Government Targets Thrift Boards
THEY were the pillars of the community: a judge, a congressman, a dairy farmer, a manufacturer of airplane parts, a leading restaurateur. But suddenly they found themselves being sued for $50 million by the federal government because they were among the 19 members of the board of directors of Knox Federal, a failed Knoxville, Tenn., thrift. According to the government, the men should have detected questionable activity that lead to the bank's downfall. ``They breached their fiduciary duty. They were on the board to supervise the running of the bank and they failed to do that,'' says Dennis Klein, a lawyer with Hopkins & Sutter, a law firm that represented the government. Government pursues lawsuitsSkip to next paragraph
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But restaurant owner and former board member Bill Regas calls the government suit, ``Ridiculous, a ripoff.''
Mr. Regas served on the board, which settled with the government on September 1988, because he felt he was serving the community. ``I wanted to help make things grow,'' he says.
Increasingly, the government is bringing lawsuits against people like Regas. Today, it has 250 suits pending against directors, officers, and other professionals at failed banks and thrifts. The federal government's legal department that pursues these cases has increased from 24 lawyers in 1989 to 80 this year.
There are hundreds of investigations to determine if more suits should be brought. One of those investigations involves Neil Bush, President Bush's son. The younger Bush was on the board of Silverado Banking, Savings, and Loan Association, a Colorado thrift that regulators sold to another bank.
There is big money involved in the cases. In one suit, filed against the directors and officers of the Lincoln Savings Bank in California, the government is suing for $1.1 billion.
Although the government sues directors for large sums, most businessmen don't end up paying the money out of their pocket. They have directors' and officers' liability insurance to protect themselves from lawsuits. The directors of Lincoln, for example, are covered by less than $10 million in insurance.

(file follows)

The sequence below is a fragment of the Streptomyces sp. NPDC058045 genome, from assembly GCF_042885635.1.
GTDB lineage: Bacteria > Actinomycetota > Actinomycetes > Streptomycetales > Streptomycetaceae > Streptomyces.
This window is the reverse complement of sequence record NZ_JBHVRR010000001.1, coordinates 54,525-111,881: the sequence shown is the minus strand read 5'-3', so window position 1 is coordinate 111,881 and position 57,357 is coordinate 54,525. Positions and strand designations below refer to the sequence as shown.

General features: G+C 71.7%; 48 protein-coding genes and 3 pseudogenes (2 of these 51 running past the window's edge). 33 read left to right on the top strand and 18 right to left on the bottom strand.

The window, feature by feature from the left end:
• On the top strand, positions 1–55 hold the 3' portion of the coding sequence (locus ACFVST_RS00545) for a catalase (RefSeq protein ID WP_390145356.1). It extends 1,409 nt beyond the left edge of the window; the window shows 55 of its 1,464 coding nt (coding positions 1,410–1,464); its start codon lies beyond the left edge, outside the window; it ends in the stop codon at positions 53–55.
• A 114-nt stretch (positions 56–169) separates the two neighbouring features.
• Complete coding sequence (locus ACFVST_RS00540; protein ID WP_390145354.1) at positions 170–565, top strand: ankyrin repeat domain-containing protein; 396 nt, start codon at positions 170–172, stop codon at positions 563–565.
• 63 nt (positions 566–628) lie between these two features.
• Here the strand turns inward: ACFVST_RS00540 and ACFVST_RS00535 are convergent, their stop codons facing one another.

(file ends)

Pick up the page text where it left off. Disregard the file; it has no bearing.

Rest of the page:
``The government sees this as a way to recoup some of the money paid out to failed banks and put some of the expense on the backs of the insurance companies,'' says Ronald Glancz, who used to be an attorney at the Federal Deposit Insurance Corporation (FDIC), which insures banks. He is now in private practice representing insurance companies and directors.
However, John Thomas, associate general counsel for the FDIC, says the agency's role as receiver or liquidator ``is to pursue all viable claims including claims based on negligence by officers or directors. When insurance companies have insured officers and directors against whom we have claims, the FDIC will, of course, seek to recover from those insurance companies.''
Rarely do any of these cases go to trial. According to lawyers familiar with the practice, only about 5 percent do. Most are settled out of court by either the defendants or their insurance companies. This is in large part because the government has been extremely successful at winning cases.
Most of the decisions to settle are made during the process of discovery when lawyers question potential witnesses before the actual trial. During discovery, the government's lawyers question the board members at length about every loan that went bad. Trials are costly